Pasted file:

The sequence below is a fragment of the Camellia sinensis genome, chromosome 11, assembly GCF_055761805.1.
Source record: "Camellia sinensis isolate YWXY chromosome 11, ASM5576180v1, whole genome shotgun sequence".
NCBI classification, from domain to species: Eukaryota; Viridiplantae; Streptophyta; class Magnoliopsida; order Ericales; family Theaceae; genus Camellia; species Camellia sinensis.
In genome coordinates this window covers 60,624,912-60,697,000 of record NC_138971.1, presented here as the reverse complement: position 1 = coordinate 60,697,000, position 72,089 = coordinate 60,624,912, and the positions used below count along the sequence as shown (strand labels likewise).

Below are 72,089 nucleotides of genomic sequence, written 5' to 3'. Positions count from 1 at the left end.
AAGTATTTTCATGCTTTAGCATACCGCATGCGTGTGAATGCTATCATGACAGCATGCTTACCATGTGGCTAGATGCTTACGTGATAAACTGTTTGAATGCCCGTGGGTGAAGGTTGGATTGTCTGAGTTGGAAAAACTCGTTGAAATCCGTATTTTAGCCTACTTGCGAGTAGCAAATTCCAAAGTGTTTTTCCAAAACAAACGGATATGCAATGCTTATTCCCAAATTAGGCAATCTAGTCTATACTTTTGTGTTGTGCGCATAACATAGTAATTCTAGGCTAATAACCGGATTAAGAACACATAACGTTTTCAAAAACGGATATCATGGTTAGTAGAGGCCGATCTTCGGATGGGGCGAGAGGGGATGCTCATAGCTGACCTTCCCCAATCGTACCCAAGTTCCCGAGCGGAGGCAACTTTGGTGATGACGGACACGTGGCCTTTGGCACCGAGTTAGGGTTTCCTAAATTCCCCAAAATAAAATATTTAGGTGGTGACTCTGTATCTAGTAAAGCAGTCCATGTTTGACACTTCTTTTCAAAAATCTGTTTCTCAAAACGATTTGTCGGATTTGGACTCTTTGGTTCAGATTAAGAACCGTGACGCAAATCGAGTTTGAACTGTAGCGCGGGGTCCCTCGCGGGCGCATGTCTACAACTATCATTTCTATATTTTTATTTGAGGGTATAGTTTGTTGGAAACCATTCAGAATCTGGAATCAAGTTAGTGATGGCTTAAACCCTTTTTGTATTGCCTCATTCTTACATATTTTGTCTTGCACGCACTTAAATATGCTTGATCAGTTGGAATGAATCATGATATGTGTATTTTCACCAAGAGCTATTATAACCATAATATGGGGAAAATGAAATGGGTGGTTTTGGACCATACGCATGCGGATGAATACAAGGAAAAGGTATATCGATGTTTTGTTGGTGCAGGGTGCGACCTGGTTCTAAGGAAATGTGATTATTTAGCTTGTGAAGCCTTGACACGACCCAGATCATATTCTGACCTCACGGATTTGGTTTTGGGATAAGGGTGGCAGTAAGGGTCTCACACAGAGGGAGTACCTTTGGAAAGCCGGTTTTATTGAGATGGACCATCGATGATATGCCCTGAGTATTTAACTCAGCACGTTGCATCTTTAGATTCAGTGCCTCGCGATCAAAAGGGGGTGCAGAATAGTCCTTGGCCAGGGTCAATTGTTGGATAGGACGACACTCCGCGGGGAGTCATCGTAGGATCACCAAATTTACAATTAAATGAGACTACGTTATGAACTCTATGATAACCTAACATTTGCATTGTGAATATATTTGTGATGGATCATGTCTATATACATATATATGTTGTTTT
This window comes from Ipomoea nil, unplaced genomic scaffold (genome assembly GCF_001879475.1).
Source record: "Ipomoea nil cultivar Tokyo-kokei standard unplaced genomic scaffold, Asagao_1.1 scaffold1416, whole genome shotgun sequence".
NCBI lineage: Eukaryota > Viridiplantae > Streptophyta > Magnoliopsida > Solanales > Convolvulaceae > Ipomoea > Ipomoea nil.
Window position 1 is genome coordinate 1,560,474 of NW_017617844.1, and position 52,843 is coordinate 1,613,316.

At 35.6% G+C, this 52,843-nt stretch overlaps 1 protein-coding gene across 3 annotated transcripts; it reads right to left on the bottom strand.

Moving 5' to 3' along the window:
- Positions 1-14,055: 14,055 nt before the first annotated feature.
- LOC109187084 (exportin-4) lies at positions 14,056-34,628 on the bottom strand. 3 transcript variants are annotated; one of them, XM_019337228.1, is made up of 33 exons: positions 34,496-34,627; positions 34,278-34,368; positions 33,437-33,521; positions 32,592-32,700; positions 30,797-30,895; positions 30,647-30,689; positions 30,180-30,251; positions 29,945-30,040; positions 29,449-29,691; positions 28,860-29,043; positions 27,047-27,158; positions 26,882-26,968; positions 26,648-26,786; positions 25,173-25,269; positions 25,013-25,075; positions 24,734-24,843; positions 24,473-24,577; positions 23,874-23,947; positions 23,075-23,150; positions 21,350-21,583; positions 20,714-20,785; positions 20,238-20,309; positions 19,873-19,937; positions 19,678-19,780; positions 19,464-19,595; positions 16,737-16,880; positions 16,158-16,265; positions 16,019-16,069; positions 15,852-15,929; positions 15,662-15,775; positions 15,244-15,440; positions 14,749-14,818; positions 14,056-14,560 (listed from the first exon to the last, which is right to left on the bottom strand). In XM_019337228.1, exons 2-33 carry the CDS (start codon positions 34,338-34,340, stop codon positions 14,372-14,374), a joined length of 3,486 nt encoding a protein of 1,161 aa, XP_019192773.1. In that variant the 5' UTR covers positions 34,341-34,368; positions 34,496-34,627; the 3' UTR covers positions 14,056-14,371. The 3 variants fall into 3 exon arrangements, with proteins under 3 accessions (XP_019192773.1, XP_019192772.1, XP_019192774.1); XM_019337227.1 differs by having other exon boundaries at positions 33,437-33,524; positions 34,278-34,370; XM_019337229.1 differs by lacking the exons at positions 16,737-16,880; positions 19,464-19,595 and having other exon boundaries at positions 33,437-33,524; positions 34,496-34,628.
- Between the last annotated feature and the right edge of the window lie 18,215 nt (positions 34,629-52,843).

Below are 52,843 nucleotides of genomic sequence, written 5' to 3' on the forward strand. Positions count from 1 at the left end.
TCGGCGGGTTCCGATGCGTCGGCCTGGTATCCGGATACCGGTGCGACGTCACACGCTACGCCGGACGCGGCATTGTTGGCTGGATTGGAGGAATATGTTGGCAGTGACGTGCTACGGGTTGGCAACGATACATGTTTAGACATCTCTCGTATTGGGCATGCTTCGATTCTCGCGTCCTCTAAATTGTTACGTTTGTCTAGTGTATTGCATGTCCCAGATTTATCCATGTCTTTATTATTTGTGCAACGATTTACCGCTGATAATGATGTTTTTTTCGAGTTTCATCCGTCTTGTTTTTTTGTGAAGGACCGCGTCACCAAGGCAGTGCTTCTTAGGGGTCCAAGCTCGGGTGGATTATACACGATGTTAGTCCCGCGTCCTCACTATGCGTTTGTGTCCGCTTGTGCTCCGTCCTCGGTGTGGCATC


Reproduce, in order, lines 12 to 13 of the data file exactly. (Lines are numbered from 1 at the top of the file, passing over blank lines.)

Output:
Moving 5' to 3' along the window:
- Positions 1-14,055: 14,055 nt before the first annotated feature.